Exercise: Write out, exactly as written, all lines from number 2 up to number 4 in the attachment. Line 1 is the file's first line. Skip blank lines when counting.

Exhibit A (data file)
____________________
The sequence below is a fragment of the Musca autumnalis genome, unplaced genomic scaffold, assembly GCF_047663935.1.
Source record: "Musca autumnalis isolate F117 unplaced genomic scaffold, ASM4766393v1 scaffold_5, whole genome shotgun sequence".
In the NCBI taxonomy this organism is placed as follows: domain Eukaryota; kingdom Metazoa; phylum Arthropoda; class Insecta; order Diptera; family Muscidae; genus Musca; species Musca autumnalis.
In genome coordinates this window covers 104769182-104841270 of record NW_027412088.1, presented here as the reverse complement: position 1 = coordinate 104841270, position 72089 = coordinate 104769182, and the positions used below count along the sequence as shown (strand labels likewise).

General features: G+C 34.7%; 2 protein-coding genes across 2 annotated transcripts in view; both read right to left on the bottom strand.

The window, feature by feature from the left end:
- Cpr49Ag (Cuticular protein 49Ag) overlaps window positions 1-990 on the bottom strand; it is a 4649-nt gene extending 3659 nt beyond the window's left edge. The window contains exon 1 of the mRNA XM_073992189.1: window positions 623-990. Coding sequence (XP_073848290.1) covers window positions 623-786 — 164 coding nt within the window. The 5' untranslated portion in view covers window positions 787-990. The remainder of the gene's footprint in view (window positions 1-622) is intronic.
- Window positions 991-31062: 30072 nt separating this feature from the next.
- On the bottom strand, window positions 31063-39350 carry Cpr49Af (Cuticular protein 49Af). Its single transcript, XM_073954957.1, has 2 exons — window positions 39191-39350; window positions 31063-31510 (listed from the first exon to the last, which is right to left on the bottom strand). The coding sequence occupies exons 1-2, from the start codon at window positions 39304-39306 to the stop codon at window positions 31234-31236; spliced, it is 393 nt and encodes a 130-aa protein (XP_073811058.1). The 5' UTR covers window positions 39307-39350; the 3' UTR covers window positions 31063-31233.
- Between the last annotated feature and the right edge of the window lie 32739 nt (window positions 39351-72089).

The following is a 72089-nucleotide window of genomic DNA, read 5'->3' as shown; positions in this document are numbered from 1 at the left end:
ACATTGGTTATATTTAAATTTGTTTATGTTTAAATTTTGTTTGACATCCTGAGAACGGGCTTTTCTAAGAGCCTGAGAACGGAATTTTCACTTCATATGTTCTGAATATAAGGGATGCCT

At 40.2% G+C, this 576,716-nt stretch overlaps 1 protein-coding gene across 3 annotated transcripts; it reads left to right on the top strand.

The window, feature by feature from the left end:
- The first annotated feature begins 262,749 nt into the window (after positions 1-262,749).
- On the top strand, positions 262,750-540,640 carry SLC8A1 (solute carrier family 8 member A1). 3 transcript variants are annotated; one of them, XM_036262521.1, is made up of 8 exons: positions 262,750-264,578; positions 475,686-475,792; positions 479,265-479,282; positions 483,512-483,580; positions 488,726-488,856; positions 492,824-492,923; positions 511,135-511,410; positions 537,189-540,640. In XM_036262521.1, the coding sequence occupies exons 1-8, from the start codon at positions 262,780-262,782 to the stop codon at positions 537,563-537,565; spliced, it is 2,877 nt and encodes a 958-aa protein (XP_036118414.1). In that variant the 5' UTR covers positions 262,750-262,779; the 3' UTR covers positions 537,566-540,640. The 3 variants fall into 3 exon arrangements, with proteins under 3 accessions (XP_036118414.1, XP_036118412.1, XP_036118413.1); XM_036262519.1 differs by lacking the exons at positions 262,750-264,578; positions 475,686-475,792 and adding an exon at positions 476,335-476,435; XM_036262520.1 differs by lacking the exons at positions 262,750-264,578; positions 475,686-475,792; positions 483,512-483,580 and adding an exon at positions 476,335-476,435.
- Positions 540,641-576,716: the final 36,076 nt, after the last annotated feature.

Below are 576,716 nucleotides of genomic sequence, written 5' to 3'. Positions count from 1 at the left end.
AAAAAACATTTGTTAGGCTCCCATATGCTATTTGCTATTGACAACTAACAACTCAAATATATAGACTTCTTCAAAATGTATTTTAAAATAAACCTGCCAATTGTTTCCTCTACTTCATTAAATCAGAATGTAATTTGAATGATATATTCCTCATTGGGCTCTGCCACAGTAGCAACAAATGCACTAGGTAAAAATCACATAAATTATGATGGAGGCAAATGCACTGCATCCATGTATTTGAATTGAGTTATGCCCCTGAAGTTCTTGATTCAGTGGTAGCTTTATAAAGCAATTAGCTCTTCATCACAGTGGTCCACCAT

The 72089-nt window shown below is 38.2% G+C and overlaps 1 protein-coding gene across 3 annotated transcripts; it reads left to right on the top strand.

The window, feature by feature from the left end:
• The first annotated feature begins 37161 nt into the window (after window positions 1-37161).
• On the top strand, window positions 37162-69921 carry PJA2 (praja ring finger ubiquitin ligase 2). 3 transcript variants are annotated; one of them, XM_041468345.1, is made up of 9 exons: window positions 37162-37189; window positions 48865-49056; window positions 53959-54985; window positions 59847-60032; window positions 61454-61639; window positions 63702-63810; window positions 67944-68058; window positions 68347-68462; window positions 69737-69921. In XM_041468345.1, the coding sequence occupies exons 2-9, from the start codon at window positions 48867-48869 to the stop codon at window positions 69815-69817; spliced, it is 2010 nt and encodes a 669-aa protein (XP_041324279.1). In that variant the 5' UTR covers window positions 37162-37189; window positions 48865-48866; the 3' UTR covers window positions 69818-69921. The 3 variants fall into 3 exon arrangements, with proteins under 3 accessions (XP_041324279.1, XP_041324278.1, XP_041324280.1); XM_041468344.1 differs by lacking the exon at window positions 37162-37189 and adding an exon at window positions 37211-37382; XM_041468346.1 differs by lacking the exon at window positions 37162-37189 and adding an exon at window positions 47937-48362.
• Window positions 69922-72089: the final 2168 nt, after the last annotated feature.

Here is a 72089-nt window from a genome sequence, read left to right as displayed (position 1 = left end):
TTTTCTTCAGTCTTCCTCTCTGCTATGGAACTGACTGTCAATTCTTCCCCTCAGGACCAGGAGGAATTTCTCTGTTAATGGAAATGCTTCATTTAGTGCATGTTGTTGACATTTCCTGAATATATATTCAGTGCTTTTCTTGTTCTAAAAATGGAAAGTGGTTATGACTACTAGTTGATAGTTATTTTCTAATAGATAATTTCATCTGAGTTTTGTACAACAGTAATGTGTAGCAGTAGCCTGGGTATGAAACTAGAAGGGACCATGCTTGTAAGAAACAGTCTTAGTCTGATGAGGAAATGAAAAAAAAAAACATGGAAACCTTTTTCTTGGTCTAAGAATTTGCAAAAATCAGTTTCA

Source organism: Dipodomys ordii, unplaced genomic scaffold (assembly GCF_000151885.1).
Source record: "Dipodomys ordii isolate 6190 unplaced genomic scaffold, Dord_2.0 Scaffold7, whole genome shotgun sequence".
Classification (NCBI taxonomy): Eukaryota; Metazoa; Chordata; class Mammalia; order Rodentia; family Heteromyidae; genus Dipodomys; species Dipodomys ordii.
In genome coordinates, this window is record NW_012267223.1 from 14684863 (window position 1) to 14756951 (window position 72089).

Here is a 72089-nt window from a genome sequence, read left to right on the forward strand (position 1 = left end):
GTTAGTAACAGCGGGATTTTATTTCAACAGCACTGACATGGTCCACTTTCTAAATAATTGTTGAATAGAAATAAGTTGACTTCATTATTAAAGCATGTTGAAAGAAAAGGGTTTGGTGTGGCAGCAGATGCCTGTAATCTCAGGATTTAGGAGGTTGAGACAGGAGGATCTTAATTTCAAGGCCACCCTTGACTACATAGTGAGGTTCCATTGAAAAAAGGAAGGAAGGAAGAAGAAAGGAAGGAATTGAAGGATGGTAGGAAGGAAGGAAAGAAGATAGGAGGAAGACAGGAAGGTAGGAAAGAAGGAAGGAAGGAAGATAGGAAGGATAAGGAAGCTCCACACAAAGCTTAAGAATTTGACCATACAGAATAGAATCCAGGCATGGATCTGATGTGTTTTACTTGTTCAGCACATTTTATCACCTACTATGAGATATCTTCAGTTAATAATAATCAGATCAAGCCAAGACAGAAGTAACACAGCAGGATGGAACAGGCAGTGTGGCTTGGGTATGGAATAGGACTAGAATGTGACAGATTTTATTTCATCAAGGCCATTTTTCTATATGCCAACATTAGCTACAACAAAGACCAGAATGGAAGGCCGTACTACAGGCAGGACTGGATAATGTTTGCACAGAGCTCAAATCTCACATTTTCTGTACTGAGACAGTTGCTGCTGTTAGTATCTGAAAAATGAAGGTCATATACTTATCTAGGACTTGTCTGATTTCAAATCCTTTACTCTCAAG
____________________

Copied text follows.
Source record: "Musca autumnalis isolate F117 unplaced genomic scaffold, ASM4766393v1 scaffold_5, whole genome shotgun sequence".
In the NCBI taxonomy this organism is placed as follows: domain Eukaryota; kingdom Metazoa; phylum Arthropoda; class Insecta; order Diptera; family Muscidae; genus Musca; species Musca autumnalis.
In genome coordinates this window covers 104769182-104841270 of record NW_027412088.1, presented here as the reverse complement: position 1 = coordinate 104841270, position 72089 = coordinate 104769182, and the positions used below count along the sequence as shown (strand labels likewise).